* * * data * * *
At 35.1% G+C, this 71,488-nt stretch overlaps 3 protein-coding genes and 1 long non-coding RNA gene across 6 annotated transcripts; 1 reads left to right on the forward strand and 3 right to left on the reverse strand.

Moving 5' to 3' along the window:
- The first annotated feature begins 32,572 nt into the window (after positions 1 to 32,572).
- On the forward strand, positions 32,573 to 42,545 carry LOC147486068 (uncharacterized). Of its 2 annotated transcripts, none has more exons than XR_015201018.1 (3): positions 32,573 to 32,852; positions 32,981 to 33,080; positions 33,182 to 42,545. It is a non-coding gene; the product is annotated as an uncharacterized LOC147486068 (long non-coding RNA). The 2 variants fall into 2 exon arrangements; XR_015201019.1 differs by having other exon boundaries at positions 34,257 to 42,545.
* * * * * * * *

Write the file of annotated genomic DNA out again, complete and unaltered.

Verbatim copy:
At 35.1% G+C, this 71,488-nt stretch overlaps 3 protein-coding genes and 1 long non-coding RNA gene across 6 annotated transcripts; 1 reads left to right on the forward strand and 3 right to left on the reverse strand.

Moving 5' to 3' along the window:
- The first annotated feature begins 32,572 nt into the window (after positions 1 to 32,572).
- On the forward strand, positions 32,573 to 42,545 carry LOC147486068 (uncharacterized). Of its 2 annotated transcripts, none has more exons than XR_015201018.1 (3): positions 32,573 to 32,852; positions 32,981 to 33,080; positions 33,182 to 42,545. It is a non-coding gene; the product is annotated as an uncharacterized LOC147486068 (long non-coding RNA). The 2 variants fall into 2 exon arrangements; XR_015201019.1 differs by having other exon boundaries at positions 34,257 to 42,545.